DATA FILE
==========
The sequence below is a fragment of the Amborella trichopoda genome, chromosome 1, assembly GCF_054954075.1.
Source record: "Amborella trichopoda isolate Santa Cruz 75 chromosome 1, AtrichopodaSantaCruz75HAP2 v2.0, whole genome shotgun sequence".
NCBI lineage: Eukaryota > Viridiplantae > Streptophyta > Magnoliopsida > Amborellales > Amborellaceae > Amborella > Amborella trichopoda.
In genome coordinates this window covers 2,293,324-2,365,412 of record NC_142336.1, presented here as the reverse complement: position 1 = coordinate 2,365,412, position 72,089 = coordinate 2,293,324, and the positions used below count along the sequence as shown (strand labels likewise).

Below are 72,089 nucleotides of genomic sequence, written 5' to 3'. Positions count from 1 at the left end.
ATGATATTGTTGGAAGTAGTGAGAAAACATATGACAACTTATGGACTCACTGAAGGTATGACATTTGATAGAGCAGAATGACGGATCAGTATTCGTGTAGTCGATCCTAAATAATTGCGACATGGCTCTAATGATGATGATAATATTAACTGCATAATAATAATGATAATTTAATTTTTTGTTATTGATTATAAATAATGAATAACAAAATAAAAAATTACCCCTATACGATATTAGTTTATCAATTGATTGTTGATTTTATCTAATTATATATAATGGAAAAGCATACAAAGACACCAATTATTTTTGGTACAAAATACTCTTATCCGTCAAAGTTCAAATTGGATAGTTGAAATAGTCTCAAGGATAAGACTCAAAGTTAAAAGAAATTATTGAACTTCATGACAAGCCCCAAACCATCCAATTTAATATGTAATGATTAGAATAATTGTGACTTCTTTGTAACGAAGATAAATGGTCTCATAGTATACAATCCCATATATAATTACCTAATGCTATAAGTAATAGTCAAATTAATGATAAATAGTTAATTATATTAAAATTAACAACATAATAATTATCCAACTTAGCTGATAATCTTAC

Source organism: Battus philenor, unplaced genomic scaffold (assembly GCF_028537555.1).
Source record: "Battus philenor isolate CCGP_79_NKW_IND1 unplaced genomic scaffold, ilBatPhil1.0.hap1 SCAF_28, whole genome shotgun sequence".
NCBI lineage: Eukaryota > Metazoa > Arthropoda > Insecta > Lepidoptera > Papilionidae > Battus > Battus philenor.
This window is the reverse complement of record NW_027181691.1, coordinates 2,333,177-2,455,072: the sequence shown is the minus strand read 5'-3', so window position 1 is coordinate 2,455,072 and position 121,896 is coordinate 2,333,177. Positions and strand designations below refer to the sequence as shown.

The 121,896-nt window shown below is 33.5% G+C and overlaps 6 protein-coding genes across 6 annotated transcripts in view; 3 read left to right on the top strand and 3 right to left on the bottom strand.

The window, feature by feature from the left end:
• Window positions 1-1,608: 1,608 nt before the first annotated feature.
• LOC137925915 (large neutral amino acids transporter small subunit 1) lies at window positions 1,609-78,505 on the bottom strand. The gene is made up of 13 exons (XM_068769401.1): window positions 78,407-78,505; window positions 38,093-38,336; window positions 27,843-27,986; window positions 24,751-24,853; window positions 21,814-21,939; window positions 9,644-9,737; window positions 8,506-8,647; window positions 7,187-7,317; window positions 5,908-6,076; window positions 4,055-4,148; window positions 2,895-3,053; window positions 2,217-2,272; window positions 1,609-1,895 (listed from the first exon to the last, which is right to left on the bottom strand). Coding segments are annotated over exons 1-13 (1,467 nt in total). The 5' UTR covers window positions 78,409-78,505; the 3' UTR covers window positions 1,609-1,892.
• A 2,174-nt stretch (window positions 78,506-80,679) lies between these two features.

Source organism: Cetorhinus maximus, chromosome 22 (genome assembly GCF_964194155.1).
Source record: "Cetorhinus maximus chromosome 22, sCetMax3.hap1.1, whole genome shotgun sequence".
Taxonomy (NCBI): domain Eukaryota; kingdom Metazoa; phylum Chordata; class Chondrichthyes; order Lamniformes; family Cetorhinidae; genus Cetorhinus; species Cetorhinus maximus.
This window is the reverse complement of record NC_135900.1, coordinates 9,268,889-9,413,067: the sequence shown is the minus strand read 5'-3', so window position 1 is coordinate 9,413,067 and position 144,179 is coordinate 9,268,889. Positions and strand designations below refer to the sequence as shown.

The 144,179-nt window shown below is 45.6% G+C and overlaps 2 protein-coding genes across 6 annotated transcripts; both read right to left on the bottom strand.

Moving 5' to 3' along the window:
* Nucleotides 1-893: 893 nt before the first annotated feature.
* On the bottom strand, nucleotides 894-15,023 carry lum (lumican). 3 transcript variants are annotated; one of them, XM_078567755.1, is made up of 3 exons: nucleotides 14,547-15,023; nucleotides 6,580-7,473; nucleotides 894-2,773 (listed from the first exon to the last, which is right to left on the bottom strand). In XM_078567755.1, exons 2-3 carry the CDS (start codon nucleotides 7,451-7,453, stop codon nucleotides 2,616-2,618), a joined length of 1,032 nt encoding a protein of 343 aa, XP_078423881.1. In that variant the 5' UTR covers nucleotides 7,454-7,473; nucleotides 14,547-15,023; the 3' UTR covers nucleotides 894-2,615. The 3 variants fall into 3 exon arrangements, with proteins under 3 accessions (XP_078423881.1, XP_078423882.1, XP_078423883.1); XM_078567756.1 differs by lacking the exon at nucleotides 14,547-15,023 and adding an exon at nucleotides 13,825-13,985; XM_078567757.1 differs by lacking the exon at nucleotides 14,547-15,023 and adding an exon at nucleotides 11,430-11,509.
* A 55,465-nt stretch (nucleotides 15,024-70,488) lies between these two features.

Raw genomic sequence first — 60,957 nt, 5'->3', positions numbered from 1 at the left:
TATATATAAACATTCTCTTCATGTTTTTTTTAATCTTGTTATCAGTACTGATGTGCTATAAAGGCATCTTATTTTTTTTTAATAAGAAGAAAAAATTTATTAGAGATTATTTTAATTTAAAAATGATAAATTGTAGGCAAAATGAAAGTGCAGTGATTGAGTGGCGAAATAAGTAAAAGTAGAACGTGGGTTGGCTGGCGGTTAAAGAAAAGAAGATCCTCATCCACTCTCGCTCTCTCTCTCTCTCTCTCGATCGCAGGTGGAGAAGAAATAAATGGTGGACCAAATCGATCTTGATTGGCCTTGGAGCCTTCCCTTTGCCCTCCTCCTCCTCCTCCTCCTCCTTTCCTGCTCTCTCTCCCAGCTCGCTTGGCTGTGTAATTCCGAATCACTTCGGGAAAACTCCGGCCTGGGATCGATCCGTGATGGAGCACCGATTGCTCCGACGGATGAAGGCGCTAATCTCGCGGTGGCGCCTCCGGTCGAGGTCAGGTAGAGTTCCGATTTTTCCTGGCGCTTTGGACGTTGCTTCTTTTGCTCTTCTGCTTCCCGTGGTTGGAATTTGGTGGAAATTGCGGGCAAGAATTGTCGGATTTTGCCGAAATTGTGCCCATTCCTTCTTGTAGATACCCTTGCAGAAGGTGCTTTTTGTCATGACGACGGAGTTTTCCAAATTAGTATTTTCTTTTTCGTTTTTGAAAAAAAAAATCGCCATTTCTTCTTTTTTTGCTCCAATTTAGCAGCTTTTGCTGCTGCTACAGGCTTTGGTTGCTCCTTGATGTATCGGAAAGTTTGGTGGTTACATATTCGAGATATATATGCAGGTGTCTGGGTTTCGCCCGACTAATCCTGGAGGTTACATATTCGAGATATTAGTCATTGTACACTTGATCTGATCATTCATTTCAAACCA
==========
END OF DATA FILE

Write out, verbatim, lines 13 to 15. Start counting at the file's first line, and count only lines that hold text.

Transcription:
• Window positions 1-1,608: 1,608 nt before the first annotated feature.
• LOC137925915 (large neutral amino acids transporter small subunit 1) lies at window positions 1,609-78,505 on the bottom strand. The gene is made up of 13 exons (XM_068769401.1): window positions 78,407-78,505; window positions 38,093-38,336; window positions 27,843-27,986; window positions 24,751-24,853; window positions 21,814-21,939; window positions 9,644-9,737; window positions 8,506-8,647; window positions 7,187-7,317; window positions 5,908-6,076; window positions 4,055-4,148; window positions 2,895-3,053; window positions 2,217-2,272; window positions 1,609-1,895 (listed from the first exon to the last, which is right to left on the bottom strand). Coding segments are annotated over exons 1-13 (1,467 nt in total). The 5' UTR covers window positions 78,409-78,505; the 3' UTR covers window positions 1,609-1,892.
• A 2,174-nt stretch (window positions 78,506-80,679) lies between these two features.